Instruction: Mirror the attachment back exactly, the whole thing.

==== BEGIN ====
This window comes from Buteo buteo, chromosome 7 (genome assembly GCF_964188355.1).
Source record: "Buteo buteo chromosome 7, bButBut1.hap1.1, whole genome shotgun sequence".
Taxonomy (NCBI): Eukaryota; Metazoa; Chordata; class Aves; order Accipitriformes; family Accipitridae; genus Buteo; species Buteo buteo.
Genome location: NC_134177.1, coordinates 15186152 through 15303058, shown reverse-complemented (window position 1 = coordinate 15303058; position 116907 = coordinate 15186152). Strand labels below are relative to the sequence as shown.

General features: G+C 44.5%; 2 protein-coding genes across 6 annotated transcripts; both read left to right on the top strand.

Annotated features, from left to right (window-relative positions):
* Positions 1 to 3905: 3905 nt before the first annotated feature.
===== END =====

This window comes from Buteo buteo, chromosome 7 (genome assembly GCF_964188355.1).
Source record: "Buteo buteo chromosome 7, bButBut1.hap1.1, whole genome shotgun sequence".
Taxonomy (NCBI): Eukaryota; Metazoa; Chordata; class Aves; order Accipitriformes; family Accipitridae; genus Buteo; species Buteo buteo.
Genome location: NC_134177.1, coordinates 15186152 through 15303058, shown reverse-complemented (window position 1 = coordinate 15303058; position 116907 = coordinate 15186152). Strand labels below are relative to the sequence as shown.

General features: G+C 44.5%; 2 protein-coding genes across 6 annotated transcripts; both read left to right on the top strand.

Annotated features, from left to right (window-relative positions):
* Positions 1 to 3905: 3905 nt before the first annotated feature.